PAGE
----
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AI and automation bring dramatic changes to contract negotiations, management

This has been as especially active year for new, emerging and disruptive technologies, especially around artificial intelligence and automation tools.

To put some perspective on the changes, here are four such technologies that I believe will have significant impact in the document and contract management space.

Voice-activated technology

As voice-activated technology matures, we see this being used more and more as the primary interface for accessing information. The transition will start with routine tasks.

For example, rather than clicking through to a report or dashboard managers will be able to simply ask the voice bot to bring up the report or the relevant statistic, such as “Alexa: what is the total value of contracts up for renewal?”

The next stage will be more sophisticated analysis using voice-activated technology, such as “Alexa: what are the differences between our NDA and that of a potential partner?”

The advantages are efficiency and productivity, as it eliminates manual handling of a lot of routine tasks. A disadvantage is that it will take a while before these systems learn the nuances around business language and there are a lot of security and privacy issues that will need to be worked through.

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For example, if they are recording conversations in meetings and sending back to the cloud, who owns that information? What happens if it’s compromised?

Contract Negotiation Using AI

We’re a long way from AI negotiating contracts. But AI can help in data analysis to ensure negotiators have the best pricing information or point out discrepancies in terms to guarantee that guidelines are being followed. In short routine tasks, this is important.

Certain consumer-facing companies that have tried negotiable pricing based on variables have faced a significant backlash. For example, soft drink vendors who raise the price based on weather conditions or airlines who priced based on how many times your IP address conducts a search.

In the short-term, AI will be useful in negotiating prices and the execution of commodity or transaction-based contracts, based on supply and demand. This is already being used on the consumer side by availability on airplane seats. The industries that will benefit the most from AI negotiation down the road are those with simple transaction-based business models such as retail and travel.

Robotic Process Automation

Companies are still managing their contracts ineffectively, which causes delays in review and approval cycles at best and significant revenue losses at worst. In fact, Gartner estimates that 85 percent of companies do not have an effective CLM system.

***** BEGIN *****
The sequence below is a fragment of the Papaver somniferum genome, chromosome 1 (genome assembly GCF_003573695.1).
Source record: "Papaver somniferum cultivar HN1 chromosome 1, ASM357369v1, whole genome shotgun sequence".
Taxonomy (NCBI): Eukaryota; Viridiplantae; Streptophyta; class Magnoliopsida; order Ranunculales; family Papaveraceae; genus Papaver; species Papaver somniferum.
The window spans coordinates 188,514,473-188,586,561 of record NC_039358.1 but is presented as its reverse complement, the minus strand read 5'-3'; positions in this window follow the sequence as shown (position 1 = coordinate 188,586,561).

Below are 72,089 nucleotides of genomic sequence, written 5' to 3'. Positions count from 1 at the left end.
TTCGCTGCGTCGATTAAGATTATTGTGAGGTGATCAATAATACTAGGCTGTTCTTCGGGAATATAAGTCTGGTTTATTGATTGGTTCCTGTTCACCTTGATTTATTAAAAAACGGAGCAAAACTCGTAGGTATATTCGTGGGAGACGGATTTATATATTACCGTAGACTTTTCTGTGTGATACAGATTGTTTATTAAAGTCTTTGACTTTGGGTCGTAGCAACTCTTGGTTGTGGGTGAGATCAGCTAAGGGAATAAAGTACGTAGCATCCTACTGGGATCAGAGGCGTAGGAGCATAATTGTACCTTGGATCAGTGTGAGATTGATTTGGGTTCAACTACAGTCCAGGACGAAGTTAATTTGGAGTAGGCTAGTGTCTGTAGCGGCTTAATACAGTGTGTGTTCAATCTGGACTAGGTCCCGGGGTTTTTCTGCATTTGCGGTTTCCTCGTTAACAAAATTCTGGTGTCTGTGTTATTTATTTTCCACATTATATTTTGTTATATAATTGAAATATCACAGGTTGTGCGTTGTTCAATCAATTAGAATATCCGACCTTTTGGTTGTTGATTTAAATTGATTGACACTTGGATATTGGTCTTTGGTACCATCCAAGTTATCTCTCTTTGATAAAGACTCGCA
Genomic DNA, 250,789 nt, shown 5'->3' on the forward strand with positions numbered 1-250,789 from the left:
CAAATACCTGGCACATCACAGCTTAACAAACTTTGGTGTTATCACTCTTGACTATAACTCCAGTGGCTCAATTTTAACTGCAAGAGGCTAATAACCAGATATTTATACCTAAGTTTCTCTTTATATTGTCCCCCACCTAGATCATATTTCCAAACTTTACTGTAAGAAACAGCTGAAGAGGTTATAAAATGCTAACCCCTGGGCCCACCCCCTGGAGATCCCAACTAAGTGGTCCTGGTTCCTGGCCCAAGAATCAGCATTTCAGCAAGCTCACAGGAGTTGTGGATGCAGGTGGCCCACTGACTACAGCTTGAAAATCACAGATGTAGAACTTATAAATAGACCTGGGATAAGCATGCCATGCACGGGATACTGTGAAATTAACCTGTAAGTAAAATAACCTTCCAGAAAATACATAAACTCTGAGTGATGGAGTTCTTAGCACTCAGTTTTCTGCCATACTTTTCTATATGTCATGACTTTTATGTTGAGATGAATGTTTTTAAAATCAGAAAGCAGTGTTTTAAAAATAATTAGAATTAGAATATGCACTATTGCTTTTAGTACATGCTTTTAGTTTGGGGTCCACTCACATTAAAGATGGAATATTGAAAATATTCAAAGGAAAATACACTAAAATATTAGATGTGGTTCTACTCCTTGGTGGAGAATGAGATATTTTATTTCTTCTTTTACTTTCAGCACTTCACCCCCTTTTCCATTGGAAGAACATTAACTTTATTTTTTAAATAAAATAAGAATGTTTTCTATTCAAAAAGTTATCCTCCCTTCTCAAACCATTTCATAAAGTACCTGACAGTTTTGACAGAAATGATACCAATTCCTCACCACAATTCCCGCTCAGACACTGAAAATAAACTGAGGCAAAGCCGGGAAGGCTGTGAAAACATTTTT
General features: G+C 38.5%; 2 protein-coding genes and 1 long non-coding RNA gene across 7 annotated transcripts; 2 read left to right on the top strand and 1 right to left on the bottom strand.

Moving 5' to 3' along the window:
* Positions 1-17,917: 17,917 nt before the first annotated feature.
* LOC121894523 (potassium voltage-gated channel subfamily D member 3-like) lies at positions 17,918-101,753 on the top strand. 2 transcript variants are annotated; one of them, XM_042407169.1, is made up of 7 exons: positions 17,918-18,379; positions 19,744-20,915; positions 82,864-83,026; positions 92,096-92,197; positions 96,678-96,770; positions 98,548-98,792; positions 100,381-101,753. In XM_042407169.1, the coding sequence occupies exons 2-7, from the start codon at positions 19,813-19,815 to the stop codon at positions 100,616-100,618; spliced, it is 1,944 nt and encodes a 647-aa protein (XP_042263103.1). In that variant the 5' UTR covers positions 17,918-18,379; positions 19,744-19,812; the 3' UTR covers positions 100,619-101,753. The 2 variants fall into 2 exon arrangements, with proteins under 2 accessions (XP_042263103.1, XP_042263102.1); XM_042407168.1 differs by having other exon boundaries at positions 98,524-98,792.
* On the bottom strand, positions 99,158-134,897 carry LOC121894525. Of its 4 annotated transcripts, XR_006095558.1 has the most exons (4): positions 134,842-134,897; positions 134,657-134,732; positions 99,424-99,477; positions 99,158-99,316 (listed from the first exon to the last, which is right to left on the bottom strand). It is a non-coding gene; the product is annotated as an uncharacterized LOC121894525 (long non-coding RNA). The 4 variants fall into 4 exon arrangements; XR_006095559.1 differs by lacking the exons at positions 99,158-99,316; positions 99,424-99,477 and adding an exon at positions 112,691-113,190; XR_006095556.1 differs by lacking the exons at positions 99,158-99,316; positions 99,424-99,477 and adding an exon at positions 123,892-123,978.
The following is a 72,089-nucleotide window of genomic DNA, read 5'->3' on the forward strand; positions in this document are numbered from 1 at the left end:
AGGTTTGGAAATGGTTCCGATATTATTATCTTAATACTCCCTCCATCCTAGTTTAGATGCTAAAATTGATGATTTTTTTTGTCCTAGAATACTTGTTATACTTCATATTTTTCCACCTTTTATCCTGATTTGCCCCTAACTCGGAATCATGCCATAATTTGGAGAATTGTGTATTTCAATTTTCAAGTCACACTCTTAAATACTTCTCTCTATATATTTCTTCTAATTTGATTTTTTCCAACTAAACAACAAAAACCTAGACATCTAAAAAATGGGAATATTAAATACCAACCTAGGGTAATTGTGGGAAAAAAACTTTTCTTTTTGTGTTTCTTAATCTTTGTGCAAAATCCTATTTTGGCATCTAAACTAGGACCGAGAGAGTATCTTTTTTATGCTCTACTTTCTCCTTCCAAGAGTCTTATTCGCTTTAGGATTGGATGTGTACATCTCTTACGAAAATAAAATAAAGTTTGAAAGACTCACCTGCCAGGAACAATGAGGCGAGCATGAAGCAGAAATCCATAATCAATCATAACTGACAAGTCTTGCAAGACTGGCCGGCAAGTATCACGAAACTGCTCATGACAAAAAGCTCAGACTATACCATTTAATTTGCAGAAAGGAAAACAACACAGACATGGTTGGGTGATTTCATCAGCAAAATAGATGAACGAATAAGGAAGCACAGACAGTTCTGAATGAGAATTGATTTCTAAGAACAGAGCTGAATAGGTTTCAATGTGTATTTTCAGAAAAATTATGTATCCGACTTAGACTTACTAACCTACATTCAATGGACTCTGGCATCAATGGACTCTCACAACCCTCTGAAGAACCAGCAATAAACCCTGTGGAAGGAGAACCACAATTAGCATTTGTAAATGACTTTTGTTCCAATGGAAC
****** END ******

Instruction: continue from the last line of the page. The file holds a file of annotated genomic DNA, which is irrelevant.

Robotic process automation focuses on engaging with existing systems via light-weight software to help businesses design processes that have routine inputs. The most effective RPA systems are highly configurable and built on no-code platforms to allow exact mapping to existing workflows and immediate flexibility when workflows change.

In 2019, we expect the contract management function within organizations to take advantage of RPA to speed contract cycle time and ease manual processes along the way. Organizations will select and deploy software that is configurable to manage their contract processes and create their own RPA “bots” by creating “rules” to guide the contract through a set of pre-determined steps to completion.

AI-Driven CLM

In 2019, AI will help drive adoption of these core contract management lifestyle (CLM) functions:

New contract generation – Today, businesses can save common contract clauses in a central repository and search them for use in upcoming contracts. If driven by AI, a draft of a contract might be proactively created based off an email flagged to the contract management system and drawing upon the full history of contracts for an organization without human intervention except for a final review. Natural language processing would allow legal departments to generate draft contracts using the right templates and clauses based on the contents of an email.

Risk scoring – Based on a set of parameters established by the company, contracts are scanned today and scored based on the level of risk they present. AI might take this even further by proactively suggesting alternative clauses, terms and edits to the contract to reduce the risk score.

Contract workflow – Today, contracts are scanned for key terms, which triggers a contract workflow. Powered by AI, the system will speed up review cycles by “learning” decision criteria based on agreements with similar characteristics and modifying the document to meet corporate legal requirements.

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